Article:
A major objective of the purchasing department is to continuously lower a company's expenditures. Accordingly, purchasing regularly scrutinizes the level of terms and conditions for the existing suppliers. What is the most effective way here?
Professionally managed invitations to tender are an effective means in this respect. When the purchasing department has identified an attractive alternative through tenders, it must qualify the supplier in a next step. Although a lot of time and costs are invested in building up such an alternative supplier, purchasing will often find, in its future day-to-day business, that the new supplier does not maintain a constantly high level of the quality measured during the evaluation. And soon there will be the worst-case scenario: When the purchased materials are useless, production losses will be the result. If purchasing is unprepared for such an incident, there will be major damages – especially with regard to tool-bound products or special, custom-made products.
Before this backdrop, methods with a practical orientation are presented below which will contribute to minimize the probability of such a stalemate or deadlock situation. Both causes of the problem will here be taken into account: Either the supplier does not have the adequate process maturity ("supplier cannot"), or the supplier's performance motivation has dropped ("supplier will not").
During the stage of the invitation to tender (A), the purchasing department should take enough time – jointly with the engineering and technical departments – to explain to the supplier the specifications and all other parameters affecting the price. Right from the start, the expected quality level must be communicated to the supplier, and accordingly also how extensive the selection procedure will be. Keeping that knowledge in mind, the supplier can then deliberately decide whether he wants to make the investment of preparing a tender. Likewise, it pays to request reference samples at this early point in time already. The expert will be able to derive from it the initial evidence as to whether the supplier actually has mastered the required manufacturing procedures.
After the evaluation of all tenders, a preliminary selection (B) must be made. In addition to the usual commercial and technical selection criteria, it is recommended to have intensive talks with a reference customer. Moreover, the purchasing department must check whether the supplier uses the requested qualities and methods as a standard or whether resources and experiences required for it need to be first established or developed. To verify such information, purchasing should also find out the supplier's production capacity and its current rate of utilization.
Auditing (C) on location is indispensable for functionally relevant articles. During the audit, purchasing jointly with the engineering department should evaluate the entire value added process from incoming goods to outgoing goods and check for quality-relevant sources of error (with special emphasis on batch traceability). Based on these findings, a risk map can be prepared jointly with the supplier, and the onset probabilities of the identified risks can be assessed. For relevant weak areas, audit team and supplier should then jointly establish methods for error avoidance or error remedy, respectively.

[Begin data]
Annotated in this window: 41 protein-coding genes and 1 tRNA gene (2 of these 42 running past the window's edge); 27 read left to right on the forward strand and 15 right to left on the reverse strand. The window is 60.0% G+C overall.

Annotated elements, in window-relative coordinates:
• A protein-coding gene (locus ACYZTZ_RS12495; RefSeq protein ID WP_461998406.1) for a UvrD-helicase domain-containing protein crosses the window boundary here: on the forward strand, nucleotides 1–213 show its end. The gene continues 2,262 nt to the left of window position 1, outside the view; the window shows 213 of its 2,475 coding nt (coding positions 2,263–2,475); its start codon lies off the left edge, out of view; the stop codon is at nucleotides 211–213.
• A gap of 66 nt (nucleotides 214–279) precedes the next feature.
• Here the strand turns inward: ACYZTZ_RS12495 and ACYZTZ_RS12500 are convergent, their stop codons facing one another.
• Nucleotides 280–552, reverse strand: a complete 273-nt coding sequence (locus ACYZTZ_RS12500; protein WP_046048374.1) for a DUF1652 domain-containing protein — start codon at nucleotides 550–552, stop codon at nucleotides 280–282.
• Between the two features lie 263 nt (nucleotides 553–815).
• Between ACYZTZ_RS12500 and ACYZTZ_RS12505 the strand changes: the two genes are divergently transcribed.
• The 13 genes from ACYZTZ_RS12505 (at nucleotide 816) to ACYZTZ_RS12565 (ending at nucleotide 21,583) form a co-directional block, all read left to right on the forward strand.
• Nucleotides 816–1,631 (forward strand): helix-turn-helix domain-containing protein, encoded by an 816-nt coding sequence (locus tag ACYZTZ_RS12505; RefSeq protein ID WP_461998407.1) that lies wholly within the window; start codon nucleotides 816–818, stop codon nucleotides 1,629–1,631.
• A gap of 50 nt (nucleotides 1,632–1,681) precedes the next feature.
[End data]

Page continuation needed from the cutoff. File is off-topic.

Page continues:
For evaluation (D), the purchasing department requests samples from successfully audited suppliers. Many companies will limit themselves, in this respect, to the examination of a small number of samples (pre-series). However, it is absolutely indispensable to also evaluate a larger batch (zero series) so that it can be ensured that the supplier had actually prepared the samples in production and not in its laboratory. In practice, it has been shown that another audit during the production of the zero series will provide more in-depth knowledge and insight regarding the supplier's performance capability ("analyze at full speed"). Moreover, it is important to understand the evaluation as an iterative process: Within a reasonable framework, the supplier must be given even repeatedly the chance of optimizing its articles.
Following the evaluation concluded, purchasing and engineering must jointly decide on the acceptance or release (E) of the supplier. A bad advice would be the motto "We put already so much money into the supplier; now, something just has to come out of it". Much rather, the guiding principle should be: "We shouldn't throw still more bad money after bad money" (sunk costs). If the decision is made for the new supplier, it should once again be made very clear to the supplier what the perspective is, but especially what the conditions of their collaboration will be. The supplier should realize that no dependency relationship exists towards it and that it continues to be replaceable if its quality drops.
If the alternative supplier is released as a series supplier (F), now at the latest will be the time to seek talks with the existing supplier. In such talks, the supplier should certainly not be alienated. Much rather, the reason for the decision is to be explained, and the supplier should also be given the opportunity to keep its volume with a corresponding adjustment of terms. And only then will the purchasing department be able to build up the new supplier step by step without the existing supplier dropping out (such changes frequently fail due to an implementation plan which is inadequately timed). Finally, as a precautionary measure, the inventory of the old supplier should be increased in the early stage of the supplier change.
Niklas Panchyrz (Senior Partner) and Tilman Keller (Senior Consultant)